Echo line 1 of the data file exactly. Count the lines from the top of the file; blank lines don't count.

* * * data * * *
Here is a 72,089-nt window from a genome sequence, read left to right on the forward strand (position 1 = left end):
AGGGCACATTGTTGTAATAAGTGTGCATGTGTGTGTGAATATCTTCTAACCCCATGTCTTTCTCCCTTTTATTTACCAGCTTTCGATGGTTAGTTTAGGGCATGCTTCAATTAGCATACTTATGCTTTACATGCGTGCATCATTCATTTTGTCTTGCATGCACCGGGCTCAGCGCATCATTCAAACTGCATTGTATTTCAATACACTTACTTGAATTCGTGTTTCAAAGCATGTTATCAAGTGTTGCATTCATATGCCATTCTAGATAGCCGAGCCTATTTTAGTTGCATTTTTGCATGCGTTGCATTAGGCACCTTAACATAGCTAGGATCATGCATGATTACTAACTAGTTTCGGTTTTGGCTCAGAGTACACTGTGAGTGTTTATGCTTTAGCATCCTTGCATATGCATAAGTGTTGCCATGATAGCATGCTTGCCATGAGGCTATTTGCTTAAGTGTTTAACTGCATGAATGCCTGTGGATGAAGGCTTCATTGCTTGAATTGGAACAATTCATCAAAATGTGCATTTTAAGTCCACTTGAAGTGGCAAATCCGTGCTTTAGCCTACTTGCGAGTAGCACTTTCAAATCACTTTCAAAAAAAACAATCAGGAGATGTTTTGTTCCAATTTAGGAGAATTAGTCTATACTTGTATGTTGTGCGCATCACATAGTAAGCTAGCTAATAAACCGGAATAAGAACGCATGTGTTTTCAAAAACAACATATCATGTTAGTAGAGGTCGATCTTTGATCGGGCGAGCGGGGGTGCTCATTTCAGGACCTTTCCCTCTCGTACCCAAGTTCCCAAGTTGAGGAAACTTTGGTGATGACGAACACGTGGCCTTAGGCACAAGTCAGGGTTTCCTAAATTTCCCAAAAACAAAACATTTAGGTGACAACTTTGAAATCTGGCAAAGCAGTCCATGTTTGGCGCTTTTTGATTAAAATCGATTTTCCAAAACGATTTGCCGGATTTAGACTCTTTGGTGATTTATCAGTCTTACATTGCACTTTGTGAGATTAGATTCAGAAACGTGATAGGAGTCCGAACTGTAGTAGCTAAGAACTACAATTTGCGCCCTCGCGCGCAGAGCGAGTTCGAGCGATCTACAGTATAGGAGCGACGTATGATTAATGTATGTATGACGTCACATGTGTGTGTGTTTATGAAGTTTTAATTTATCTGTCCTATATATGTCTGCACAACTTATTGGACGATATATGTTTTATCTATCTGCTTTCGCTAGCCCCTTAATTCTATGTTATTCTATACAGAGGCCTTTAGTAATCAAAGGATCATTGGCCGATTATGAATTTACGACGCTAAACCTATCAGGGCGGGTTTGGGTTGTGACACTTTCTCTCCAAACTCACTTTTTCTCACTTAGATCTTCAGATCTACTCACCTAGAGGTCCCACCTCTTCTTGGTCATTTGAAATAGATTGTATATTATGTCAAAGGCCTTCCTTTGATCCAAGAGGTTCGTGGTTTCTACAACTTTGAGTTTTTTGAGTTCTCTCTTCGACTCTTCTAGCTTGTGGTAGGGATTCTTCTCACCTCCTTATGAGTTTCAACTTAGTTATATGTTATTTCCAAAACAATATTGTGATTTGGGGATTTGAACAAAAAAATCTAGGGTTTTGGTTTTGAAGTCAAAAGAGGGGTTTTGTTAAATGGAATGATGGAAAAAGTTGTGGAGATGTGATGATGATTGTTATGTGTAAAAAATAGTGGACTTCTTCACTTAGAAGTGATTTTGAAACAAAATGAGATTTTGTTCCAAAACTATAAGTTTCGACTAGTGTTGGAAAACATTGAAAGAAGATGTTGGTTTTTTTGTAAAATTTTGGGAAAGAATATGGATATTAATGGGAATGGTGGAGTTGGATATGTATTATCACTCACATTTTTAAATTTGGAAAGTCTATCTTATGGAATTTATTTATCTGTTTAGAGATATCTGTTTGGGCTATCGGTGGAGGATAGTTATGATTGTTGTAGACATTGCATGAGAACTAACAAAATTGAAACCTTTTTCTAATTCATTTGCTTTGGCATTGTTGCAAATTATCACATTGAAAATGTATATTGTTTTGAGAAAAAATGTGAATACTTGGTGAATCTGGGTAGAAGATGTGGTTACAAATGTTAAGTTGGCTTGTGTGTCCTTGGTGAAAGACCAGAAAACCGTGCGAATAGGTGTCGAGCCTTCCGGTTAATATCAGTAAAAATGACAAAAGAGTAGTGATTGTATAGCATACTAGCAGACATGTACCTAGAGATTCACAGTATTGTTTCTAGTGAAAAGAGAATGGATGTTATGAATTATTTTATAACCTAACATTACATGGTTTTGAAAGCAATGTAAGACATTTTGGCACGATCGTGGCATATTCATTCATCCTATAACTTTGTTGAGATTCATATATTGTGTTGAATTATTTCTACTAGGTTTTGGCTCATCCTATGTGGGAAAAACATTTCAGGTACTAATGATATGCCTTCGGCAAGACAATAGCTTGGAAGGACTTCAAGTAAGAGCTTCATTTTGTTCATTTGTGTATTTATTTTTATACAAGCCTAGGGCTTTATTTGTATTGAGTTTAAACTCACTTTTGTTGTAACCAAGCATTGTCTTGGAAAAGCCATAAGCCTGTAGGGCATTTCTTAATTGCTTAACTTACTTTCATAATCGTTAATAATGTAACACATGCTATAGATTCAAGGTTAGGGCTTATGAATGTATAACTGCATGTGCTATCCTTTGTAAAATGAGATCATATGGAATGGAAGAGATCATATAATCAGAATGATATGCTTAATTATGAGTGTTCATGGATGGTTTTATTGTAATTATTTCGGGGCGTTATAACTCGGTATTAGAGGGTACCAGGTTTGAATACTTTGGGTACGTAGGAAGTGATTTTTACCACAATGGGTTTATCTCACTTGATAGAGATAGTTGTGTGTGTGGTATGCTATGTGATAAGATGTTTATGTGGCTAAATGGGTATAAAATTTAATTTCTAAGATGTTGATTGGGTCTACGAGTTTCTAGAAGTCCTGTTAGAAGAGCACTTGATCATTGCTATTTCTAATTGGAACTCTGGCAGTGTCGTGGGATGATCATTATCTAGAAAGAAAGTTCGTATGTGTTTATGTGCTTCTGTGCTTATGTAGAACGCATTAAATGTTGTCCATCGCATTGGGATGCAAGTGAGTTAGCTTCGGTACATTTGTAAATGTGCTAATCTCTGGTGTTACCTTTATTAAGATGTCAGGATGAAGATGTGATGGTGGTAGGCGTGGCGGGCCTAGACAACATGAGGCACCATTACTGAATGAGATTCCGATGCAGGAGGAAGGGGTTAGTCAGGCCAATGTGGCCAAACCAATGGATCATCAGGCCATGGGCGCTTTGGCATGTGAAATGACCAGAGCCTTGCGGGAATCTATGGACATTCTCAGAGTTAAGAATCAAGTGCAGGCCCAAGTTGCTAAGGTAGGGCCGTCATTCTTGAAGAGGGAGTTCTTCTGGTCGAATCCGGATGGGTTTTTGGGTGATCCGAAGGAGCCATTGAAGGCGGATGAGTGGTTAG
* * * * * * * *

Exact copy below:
Here is a 72,089-nt window from a genome sequence, read left to right on the forward strand (position 1 = left end):